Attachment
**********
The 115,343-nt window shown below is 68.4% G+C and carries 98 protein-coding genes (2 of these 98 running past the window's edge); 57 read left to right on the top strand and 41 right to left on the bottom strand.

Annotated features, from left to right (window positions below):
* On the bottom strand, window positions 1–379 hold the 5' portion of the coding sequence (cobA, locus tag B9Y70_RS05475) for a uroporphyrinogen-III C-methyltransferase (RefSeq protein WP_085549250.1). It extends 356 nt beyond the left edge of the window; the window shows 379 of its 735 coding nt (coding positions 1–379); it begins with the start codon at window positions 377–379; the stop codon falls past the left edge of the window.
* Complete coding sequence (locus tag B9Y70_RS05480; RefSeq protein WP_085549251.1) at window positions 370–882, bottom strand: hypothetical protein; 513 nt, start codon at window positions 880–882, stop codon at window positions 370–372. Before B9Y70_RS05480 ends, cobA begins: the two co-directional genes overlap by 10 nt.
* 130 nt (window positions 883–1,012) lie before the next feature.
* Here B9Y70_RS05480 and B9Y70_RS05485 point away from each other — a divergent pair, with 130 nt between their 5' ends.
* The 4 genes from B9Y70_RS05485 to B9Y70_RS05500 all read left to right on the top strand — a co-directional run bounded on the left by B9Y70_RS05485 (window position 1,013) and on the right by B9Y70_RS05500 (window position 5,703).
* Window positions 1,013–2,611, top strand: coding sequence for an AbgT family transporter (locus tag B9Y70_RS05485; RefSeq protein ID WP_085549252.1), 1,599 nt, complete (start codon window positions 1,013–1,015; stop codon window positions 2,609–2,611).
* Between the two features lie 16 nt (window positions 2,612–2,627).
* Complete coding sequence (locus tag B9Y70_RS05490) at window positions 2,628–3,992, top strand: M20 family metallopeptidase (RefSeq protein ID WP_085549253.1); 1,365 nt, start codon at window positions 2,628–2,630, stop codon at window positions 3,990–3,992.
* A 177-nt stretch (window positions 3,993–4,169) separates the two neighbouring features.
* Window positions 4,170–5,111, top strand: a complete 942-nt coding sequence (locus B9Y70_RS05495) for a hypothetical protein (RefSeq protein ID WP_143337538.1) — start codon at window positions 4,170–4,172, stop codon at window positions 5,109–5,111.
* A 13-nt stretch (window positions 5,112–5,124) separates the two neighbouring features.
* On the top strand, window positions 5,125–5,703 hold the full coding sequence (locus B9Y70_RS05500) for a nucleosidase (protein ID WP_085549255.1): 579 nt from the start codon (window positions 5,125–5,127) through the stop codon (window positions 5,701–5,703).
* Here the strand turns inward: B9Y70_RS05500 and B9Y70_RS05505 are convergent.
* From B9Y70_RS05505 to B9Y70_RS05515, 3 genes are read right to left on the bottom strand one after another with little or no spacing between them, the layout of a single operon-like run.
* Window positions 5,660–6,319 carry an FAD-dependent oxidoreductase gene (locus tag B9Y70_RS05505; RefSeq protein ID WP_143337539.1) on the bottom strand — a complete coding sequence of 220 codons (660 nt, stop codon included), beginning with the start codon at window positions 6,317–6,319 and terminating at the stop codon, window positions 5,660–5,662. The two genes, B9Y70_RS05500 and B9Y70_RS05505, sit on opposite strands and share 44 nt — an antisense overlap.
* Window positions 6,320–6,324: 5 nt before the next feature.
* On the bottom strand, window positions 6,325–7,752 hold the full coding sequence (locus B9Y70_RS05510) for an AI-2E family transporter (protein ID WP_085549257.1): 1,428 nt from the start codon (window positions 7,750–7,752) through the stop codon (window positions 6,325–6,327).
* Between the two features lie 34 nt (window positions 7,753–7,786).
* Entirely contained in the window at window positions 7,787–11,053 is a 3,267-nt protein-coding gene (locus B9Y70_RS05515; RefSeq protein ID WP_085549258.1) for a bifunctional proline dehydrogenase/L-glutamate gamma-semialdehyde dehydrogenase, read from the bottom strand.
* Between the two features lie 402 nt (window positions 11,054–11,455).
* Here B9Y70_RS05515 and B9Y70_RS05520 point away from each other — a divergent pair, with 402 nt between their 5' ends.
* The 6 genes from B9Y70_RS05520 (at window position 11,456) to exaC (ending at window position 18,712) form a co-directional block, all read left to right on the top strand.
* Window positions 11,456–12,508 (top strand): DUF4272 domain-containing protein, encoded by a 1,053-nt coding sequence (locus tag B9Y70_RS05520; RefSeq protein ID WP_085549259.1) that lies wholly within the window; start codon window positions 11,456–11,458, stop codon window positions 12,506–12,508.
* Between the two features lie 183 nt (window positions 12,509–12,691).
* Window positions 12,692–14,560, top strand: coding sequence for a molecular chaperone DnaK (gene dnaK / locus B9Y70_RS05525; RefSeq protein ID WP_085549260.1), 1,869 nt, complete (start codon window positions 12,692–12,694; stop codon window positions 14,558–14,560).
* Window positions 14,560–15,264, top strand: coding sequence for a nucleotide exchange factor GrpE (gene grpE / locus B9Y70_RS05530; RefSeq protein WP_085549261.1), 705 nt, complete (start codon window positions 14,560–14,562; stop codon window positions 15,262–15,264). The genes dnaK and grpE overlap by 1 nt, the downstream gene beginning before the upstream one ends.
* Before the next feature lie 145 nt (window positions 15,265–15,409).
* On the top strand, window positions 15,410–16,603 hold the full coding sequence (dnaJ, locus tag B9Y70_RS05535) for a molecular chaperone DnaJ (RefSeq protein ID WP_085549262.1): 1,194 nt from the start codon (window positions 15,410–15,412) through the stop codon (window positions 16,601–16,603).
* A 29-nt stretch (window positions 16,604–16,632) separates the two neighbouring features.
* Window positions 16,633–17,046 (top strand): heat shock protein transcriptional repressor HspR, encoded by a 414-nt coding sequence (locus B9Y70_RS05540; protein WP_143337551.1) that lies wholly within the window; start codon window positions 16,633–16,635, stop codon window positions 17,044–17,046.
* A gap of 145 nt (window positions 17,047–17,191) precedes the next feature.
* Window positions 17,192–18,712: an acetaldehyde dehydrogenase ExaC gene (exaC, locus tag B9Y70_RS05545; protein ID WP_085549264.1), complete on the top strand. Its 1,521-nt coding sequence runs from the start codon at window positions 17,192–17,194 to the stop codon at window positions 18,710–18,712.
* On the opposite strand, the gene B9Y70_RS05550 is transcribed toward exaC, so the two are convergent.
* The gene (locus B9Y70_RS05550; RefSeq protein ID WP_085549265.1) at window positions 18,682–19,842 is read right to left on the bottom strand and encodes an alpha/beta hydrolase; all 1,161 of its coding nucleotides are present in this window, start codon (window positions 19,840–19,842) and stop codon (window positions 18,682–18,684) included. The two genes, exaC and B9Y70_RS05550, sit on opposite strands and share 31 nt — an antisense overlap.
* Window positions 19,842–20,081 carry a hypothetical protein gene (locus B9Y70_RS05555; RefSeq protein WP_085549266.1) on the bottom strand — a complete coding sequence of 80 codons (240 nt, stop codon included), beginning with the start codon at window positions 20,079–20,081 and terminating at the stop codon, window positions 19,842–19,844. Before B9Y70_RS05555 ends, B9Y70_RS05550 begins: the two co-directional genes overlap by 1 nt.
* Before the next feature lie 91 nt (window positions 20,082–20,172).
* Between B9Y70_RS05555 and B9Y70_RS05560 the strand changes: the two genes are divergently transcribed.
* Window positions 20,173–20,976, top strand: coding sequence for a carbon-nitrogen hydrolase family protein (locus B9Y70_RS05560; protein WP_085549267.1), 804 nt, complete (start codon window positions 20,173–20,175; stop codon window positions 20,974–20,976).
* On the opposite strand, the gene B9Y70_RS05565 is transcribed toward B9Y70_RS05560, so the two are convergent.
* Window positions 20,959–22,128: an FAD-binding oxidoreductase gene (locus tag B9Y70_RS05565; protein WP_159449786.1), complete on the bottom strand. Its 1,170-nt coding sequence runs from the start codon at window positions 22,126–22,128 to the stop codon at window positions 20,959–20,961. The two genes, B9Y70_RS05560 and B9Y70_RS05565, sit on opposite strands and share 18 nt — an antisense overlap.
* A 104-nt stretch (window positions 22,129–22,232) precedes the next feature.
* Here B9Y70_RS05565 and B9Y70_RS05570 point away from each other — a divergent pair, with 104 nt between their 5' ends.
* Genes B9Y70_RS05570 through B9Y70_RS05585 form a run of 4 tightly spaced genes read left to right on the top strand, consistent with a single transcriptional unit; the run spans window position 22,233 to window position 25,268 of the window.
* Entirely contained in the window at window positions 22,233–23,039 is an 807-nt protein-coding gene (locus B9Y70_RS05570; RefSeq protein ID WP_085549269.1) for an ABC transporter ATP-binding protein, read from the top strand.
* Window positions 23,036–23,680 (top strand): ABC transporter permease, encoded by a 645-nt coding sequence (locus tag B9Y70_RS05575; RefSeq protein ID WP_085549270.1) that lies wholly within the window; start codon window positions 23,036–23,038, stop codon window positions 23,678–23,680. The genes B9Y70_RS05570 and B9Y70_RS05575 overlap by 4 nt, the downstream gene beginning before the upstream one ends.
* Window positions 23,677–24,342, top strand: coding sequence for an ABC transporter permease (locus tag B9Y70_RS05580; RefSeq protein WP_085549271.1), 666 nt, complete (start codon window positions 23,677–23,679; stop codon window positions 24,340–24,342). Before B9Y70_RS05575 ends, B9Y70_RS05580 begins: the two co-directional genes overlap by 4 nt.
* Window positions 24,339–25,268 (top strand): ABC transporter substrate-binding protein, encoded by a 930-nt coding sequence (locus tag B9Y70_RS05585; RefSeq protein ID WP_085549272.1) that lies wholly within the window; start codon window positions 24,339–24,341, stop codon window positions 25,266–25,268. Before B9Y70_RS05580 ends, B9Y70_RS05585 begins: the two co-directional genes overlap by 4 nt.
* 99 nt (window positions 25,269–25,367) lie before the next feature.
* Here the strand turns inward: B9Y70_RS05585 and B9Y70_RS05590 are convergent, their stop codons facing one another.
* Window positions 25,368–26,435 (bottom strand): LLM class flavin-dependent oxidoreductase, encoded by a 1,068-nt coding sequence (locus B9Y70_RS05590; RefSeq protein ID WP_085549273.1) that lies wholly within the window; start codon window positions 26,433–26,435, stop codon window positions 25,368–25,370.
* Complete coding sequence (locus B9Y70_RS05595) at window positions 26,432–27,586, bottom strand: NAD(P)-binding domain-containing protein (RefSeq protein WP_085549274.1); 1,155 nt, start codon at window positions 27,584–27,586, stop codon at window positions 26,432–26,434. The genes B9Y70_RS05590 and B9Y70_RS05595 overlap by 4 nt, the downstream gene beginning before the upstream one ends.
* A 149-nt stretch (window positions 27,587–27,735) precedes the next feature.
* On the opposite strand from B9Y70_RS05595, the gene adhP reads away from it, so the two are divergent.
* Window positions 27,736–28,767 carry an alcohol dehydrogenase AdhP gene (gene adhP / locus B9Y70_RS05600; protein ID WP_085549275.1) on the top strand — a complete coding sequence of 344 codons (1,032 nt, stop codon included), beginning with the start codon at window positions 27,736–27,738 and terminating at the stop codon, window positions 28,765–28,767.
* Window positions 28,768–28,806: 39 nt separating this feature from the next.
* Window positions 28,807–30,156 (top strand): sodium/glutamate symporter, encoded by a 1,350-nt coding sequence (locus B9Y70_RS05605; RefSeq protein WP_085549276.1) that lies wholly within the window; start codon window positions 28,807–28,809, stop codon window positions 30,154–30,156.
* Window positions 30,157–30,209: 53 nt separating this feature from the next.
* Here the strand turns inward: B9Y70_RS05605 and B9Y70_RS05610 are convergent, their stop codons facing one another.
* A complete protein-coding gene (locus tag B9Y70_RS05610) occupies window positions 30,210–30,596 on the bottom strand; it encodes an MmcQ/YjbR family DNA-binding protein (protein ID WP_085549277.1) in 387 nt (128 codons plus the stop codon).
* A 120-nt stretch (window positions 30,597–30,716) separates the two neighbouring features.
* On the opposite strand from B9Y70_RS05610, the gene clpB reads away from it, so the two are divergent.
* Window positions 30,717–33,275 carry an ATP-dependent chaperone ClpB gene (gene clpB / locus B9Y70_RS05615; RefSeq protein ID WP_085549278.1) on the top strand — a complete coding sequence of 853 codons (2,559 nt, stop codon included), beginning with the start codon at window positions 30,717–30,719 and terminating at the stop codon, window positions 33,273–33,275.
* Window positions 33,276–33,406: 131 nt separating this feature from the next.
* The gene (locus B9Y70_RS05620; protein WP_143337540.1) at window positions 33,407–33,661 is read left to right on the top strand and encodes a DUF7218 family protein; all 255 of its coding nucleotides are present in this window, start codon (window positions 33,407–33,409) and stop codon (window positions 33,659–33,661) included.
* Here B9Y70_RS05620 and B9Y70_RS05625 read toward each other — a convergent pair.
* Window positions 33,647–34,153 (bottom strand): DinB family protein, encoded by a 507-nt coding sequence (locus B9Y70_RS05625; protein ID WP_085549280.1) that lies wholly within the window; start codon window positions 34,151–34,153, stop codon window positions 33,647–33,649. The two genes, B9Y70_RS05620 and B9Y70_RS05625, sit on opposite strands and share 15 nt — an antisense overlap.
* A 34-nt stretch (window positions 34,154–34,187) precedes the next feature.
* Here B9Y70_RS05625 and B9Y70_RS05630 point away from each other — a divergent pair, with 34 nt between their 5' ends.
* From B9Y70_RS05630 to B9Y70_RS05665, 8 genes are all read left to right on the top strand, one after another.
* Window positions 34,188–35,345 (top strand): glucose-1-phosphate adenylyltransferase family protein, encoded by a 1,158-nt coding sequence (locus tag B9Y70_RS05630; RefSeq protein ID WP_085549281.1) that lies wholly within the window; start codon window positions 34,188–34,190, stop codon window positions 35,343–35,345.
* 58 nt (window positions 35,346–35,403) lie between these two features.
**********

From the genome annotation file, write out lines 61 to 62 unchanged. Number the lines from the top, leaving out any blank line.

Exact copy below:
* A complete protein-coding gene (locus tag B9Y70_RS05610) occupies window positions 30,210–30,596 on the bottom strand; it encodes an MmcQ/YjbR family DNA-binding protein (protein ID WP_085549277.1) in 387 nt (128 codons plus the stop codon).
* A 120-nt stretch (window positions 30,597–30,716) separates the two neighbouring features.